There’s no exposition at the start of Gerry – nor a title, for that matter, let alone credits. Just Matt Damon and Casey Affleck’s battered auto cruising along a freeway, mountain spectacle glowing all around, Arvo Pärt gently soothing the soundtrack. Are they friends? Lovers? On a car share? Let’s not hurry things, the camera tuts, picking out the grime on the windshield and the flaring sun. For the moment we’re the ones who have been deposited, ignorant and demanding, in a strange, indifferent setting. Matt and Casey – both of whose characters are named Gerry – park at a wilderness trail and set off. ‘Hey, Gerry,’ says Matt (the film’s first words). They leave the path, walk, trot, race each other through the brush, and collapse exhausted in the dirt. As the light dips, they head for where the path could be. We cut to a long shot. They are a very long way from anything, and will be for another four days to come. The camera drifts to the left. Look at the rock! Clouds swallow mountains. The wind wails.
It remains to be seen if Gus Van Sant has said goodbye for good to the regrettable high Hollywood tropes of Finding Forrester (2000) and Good Will Hunting (1997). But Gerry and its successor, the Cannes triumph Elephant (2003), seem to stem from an aesthetically and politically bolder space – one closer, perhaps, to the messier, more poetic voice of Drugstore Cowboy (1989) or My Own Private Idaho (1991).
In fact these new pictures are concerned with the same subject as the great majority of Van Sant’s films, whatever their style: boys trying to pick a path through the emotional and practical vicissitudes of maturity. Gerry takes the pleasure in American pastoral evident in Idaho and Even Cowgirls Get The Blues (1993), and elevates it to the sublime: the two Gerrys wander, plan, build fires and get trapped on boulders, all against the gorgeous terror of the American landscape (photographed in Argentina and Death Valley). And that’s almost all there is of a plot.
The film hinges on this double perception of its situation, teasing us to choose between the two Gerrys’ points of view and the impassive desert rocks. Do we think ‘how forbidding the terrain and late the afternoon’ or ‘how stunning the scenery and lovely the light’? It’s a choice neatly presented in a pair of 360 degree pans two-thirds of the way in. First we circle around Casey, by now exhausted, thirsty, sunburnt and delirious. If the camera is a vulture, it decides he isn’t worth the effort. Then we take in the vista from where he sits: unyielding in its beauty, the land seems less an opponent than a glorious companion.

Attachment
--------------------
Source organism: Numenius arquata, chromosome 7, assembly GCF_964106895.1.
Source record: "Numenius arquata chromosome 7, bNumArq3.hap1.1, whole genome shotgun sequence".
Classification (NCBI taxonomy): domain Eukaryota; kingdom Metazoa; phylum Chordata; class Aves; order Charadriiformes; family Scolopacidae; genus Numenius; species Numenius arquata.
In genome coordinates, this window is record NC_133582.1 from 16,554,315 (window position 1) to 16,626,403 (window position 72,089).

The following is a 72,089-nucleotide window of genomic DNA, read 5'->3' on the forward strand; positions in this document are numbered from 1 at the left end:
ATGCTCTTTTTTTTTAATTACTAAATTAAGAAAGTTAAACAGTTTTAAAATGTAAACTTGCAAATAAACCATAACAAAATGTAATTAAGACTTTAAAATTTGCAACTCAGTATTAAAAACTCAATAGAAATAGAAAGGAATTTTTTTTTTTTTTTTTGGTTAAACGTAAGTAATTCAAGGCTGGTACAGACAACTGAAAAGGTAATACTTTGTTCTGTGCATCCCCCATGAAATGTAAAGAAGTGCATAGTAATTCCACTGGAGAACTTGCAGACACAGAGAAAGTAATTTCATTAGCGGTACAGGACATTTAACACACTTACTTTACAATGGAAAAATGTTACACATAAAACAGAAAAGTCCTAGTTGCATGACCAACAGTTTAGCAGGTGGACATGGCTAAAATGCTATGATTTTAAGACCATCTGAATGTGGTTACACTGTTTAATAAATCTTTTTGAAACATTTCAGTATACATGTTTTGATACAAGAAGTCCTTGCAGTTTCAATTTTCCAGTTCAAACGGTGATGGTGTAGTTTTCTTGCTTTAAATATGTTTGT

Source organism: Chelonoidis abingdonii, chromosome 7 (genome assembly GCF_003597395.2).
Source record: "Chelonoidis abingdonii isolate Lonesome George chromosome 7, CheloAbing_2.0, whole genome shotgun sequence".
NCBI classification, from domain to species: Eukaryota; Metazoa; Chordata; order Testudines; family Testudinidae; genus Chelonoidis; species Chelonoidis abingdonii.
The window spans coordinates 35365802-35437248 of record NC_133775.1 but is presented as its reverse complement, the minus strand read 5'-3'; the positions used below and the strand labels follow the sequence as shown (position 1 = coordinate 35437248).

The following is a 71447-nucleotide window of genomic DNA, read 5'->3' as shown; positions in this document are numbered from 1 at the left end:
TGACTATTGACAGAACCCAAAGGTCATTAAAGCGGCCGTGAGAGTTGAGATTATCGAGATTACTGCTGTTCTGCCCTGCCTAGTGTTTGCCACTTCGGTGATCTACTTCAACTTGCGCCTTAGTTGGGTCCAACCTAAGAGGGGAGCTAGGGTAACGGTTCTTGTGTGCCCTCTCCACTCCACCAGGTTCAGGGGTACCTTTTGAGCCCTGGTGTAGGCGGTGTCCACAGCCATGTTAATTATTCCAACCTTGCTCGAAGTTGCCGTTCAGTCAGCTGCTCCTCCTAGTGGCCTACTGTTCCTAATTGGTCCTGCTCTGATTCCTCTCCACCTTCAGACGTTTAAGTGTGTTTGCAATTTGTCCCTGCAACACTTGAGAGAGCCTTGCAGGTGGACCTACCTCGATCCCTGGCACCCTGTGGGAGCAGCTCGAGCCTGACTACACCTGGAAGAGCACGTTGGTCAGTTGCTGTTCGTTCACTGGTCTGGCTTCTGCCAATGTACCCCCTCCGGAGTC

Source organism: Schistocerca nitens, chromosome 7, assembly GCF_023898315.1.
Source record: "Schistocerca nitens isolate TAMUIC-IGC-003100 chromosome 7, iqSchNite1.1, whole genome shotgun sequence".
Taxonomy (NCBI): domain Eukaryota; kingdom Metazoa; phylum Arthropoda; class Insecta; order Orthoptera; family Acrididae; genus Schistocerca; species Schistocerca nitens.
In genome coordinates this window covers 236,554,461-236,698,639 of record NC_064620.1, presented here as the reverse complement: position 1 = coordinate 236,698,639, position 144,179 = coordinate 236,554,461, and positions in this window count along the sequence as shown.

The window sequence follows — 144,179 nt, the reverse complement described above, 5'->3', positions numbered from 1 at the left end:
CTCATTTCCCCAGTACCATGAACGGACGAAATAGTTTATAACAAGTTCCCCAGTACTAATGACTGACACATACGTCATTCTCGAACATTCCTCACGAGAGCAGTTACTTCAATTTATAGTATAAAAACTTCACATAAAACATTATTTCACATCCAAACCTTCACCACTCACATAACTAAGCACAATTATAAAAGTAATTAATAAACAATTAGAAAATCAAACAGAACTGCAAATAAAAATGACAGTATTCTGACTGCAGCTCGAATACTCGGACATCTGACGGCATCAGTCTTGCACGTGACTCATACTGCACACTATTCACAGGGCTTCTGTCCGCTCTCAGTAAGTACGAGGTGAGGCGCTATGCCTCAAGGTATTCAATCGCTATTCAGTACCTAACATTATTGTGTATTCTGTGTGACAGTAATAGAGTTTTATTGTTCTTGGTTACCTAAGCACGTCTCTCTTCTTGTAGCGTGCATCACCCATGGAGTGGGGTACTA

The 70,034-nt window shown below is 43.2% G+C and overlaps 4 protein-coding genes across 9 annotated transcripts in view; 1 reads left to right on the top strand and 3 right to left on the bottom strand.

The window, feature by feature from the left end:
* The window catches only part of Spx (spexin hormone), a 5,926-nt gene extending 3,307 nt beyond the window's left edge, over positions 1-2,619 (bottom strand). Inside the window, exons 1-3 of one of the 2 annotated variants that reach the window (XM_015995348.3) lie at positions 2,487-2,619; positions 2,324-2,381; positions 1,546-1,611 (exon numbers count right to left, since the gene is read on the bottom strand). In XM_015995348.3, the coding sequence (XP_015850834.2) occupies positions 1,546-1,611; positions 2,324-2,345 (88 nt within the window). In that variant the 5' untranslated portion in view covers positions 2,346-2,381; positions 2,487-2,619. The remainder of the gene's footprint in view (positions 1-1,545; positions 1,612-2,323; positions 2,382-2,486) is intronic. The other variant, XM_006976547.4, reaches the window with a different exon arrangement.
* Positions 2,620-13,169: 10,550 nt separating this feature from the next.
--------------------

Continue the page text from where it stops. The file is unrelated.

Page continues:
If the situation could be from Beckett, the improvised dialogue can’t match his dramatic power. Nevertheless, the boys’ use of the word ‘Gerry’ as an all-purpose filler (‘there were so many Gerrys along the way’ or ‘we totally Gerryed the mountain scoutabout’) has the same effect as their identical names in depleting the value of identity and culture. The long, often static takes, the stately plod of the editing, and the placement of the camera’s attention on the setting rather than the actors, reinforce this diminution.
Yet the equally frequent, equally long close-ups of the Gerrys’ feet and faces as they schlep up cliffs or across salt flats, to the accompaniment of their footfalls and breathing, has the contradictory effect of emphasising their ordeal above its surroundings; flashbacks, hallucinations and time-lapse effects give us no choice but to see the situation through their minds. It isn’t a conflict the film resolves, and by the time of its desperate climactic embrace, some viewers will have tired of the conceit. As the ordeal ends, one Gerry looks out at the wilderness through a window. Like Dustin Hoffman at the end of Rain Man, he doesn’t look back.